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Gobos and Dichroics for Intelligent Lighting

Color and Texture in Automated Lighting

Color agility is among the top reasons for purchasing or renting moving lights. Depending on the specific fixture, color can be manipulated in two ways. The simplest form of color control is the color wheel. In this color changing system, a number of color filters are mounted to a disk which can be indexed or rotated continuously through the beam. The apparaCols-Blue-Jacketstus is simple and cost effective for applications where pre-determined colors are acceptable. For greater color choice, manufacturers have developed color mixing mechanisms. Color mixing in automated entertainment lighting fixtures involves tilting panes of dichroic coated glass in relation to the beam. As the angle of incidence is decreased, the saturation of the color is increased. Tilting the pane in the opposite direction changes the color toward pastel tints. Many moving lights filter cyan, magenta and yellow, although some manufacturers have produced lighting instruments that also add green or UV filters to the mechanism. In addition to color wheels and color mixing, the majority of quality moving lights will include at least a few filters for color correction. Color temperature filters allow the automated lights, which typically employ cool arc source lamps, to blend in with warmer tungsten sources that are common to theatrical, dance and worship lighting. Automated fixtures often include colored gobos which can be used to further enhance color effects.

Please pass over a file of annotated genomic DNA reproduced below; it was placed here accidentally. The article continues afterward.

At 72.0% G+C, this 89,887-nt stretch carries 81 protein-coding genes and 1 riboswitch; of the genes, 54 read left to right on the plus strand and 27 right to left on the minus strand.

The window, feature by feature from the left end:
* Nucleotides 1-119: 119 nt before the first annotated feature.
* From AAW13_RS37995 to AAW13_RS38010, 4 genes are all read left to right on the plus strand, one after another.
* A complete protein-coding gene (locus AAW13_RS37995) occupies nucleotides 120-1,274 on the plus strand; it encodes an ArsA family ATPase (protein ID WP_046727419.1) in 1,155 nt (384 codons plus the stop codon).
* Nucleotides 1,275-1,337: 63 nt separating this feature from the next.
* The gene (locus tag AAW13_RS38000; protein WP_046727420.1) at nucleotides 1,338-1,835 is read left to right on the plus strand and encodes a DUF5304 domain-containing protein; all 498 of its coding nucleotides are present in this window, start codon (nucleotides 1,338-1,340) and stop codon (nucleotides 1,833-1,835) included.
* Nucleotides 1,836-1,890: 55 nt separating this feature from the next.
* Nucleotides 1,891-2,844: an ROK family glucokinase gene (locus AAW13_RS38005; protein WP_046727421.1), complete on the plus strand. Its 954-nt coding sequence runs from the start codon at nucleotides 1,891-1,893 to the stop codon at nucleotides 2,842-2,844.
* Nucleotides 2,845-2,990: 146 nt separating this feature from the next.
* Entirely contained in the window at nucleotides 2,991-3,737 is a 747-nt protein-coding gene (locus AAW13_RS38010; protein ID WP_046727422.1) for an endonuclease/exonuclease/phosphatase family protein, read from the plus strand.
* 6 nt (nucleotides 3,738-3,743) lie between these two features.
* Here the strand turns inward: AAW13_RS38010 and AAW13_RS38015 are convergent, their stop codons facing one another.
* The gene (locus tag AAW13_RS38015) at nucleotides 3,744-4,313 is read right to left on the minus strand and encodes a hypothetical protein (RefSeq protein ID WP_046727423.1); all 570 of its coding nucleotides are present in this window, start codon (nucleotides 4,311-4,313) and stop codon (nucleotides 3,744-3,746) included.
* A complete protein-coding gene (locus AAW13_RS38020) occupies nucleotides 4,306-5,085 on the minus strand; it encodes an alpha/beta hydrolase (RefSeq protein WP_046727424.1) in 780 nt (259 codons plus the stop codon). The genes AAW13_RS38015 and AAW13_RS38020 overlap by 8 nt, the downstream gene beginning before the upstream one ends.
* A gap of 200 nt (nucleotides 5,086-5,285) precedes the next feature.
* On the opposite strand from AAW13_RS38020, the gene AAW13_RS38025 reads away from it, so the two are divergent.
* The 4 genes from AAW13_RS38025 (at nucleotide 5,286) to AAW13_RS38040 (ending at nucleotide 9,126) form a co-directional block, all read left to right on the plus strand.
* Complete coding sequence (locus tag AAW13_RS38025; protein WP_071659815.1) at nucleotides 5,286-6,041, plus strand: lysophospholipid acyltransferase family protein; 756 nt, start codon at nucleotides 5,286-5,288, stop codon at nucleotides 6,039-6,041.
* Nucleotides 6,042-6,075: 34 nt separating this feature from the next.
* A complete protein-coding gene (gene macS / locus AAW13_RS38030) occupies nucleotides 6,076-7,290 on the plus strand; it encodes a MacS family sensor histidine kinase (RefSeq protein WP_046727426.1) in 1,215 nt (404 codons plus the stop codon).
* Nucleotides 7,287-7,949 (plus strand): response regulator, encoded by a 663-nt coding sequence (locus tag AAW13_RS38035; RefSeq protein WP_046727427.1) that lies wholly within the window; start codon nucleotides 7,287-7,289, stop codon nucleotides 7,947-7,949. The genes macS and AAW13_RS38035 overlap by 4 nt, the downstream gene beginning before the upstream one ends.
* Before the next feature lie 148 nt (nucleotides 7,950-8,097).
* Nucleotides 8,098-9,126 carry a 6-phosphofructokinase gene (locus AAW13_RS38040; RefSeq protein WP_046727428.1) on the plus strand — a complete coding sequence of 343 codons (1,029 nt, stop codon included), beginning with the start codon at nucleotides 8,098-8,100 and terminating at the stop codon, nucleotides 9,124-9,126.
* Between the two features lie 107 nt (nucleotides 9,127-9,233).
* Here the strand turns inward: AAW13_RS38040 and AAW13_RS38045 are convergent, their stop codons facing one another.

Gobos and prisms further expand the moving light’s effects capabilities. Similar to the color wheel, a number of gobos are arranged on a disk so that they can be indexed or moved sequentially through the beam. Some fixtures employ two gobo wheels and a crossfade feature that allows the user to shift focus from one image to the next. Gobos may also be rotated in place at varying speeds to provide animated effects for simulating rain, water and fire. Prisms multiply the projected image by passing the beam through a faceted glass lens. Each facet produces a copy of the image at a slightly different focus. Prisms are a staple or arena concert style beam effects, but also offer theatrical designers an effective tool for adding dimension to their atmospheric effects, in either application, even a small amount of haze can significantly enhance the effect. Prisms can be rotated and indexed, and their effects can be altered by manipulating the optical focus.